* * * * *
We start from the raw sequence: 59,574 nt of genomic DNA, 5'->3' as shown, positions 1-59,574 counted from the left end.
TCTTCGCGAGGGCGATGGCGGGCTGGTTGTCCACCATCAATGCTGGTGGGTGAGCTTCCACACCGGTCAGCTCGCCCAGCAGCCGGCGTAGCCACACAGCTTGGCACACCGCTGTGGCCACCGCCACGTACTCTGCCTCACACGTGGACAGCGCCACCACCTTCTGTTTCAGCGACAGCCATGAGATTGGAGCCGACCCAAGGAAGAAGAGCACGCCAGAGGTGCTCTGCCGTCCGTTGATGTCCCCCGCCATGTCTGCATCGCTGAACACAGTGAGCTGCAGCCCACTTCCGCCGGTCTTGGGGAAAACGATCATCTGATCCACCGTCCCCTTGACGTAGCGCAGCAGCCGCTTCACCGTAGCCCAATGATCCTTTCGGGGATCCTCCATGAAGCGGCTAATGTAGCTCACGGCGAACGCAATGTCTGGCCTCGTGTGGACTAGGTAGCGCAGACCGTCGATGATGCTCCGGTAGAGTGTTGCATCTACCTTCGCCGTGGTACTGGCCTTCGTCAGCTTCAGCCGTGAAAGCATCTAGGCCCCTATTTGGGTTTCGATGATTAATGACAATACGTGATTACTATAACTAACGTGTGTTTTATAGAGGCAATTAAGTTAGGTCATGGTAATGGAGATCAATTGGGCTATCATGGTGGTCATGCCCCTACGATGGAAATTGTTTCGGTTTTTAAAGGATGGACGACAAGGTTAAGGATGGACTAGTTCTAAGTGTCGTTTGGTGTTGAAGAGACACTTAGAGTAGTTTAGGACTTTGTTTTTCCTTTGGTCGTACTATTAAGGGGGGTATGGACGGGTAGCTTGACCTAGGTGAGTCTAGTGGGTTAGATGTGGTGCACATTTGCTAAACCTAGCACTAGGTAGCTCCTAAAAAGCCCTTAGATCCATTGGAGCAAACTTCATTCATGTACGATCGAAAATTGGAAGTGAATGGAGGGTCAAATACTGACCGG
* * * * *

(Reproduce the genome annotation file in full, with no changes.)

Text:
We start from the raw sequence: 59,574 nt of genomic DNA, 5'->3' as shown, positions 1-59,574 counted from the left end.
TCTTCGCGAGGGCGATGGCGGGCTGGTTGTCCACCATCAATGCTGGTGGGTGAGCTTCCACACCGGTCAGCTCGCCCAGCAGCCGGCGTAGCCACACAGCTTGGCACACCGCTGTGGCCACCGCCACGTACTCTGCCTCACACGTGGACAGCGCCACCACCTTCTGTTTCAGCGACAGCCATGAGATTGGAGCCGACCCAAGGAAGAAGAGCACGCCAGAGGTGCTCTGCCGTCCGTTGATGTCCCCCGCCATGTCTGCATCGCTGAACACAGTGAGCTGCAGCCCACTTCCGCCGGTCTTGGGGAAAACGATCATCTGATCCACCGTCCCCTTGACGTAGCGCAGCAGCCGCTTCACCGTAGCCCAATGATCCTTTCGGGGATCCTCCATGAAGCGGCTAATGTAGCTCACGGCGAACGCAATGTCTGGCCTCGTGTGGACTAGGTAGCGCAGACCGTCGATGATGCTCCGGTAGAGTGTTGCATCTACCTTCGCCGTGGTACTGGCCTTCGTCAGCTTCAGCCGTGAAAGCATCTAGGCCCCTATTTGGGTTTCGATGATTAATGACAATACGTGATTACTATAACTAACGTGTGTTTTATAGAGGCAATTAAGTTAGGTCATGGTAATGGAGATCAATTGGGCTATCATGGTGGTCATGCCCCTACGATGGAAATTGTTTCGGTTTTTAAAGGATGGACGACAAGGTTAAGGATGGACTAGTTCTAAGTGTCGTTTGGTGTTGAAGAGACACTTAGAGTAGTTTAGGACTTTGTTTTTCCTTTGGTCGTACTATTAAGGGGGGTATGGACGGGTAGCTTGACCTAGGTGAGTCTAGTGGGTTAGATGTGGTGCACATTTGCTAAACCTAGCACTAGGTAGCTCCTAAAAAGCCCTTAGATCCATTGGAGCAAACTTCATTCATGTACGATCGAAAATTGGAAGTGAATGGAGGGTCAAATACTGACCGG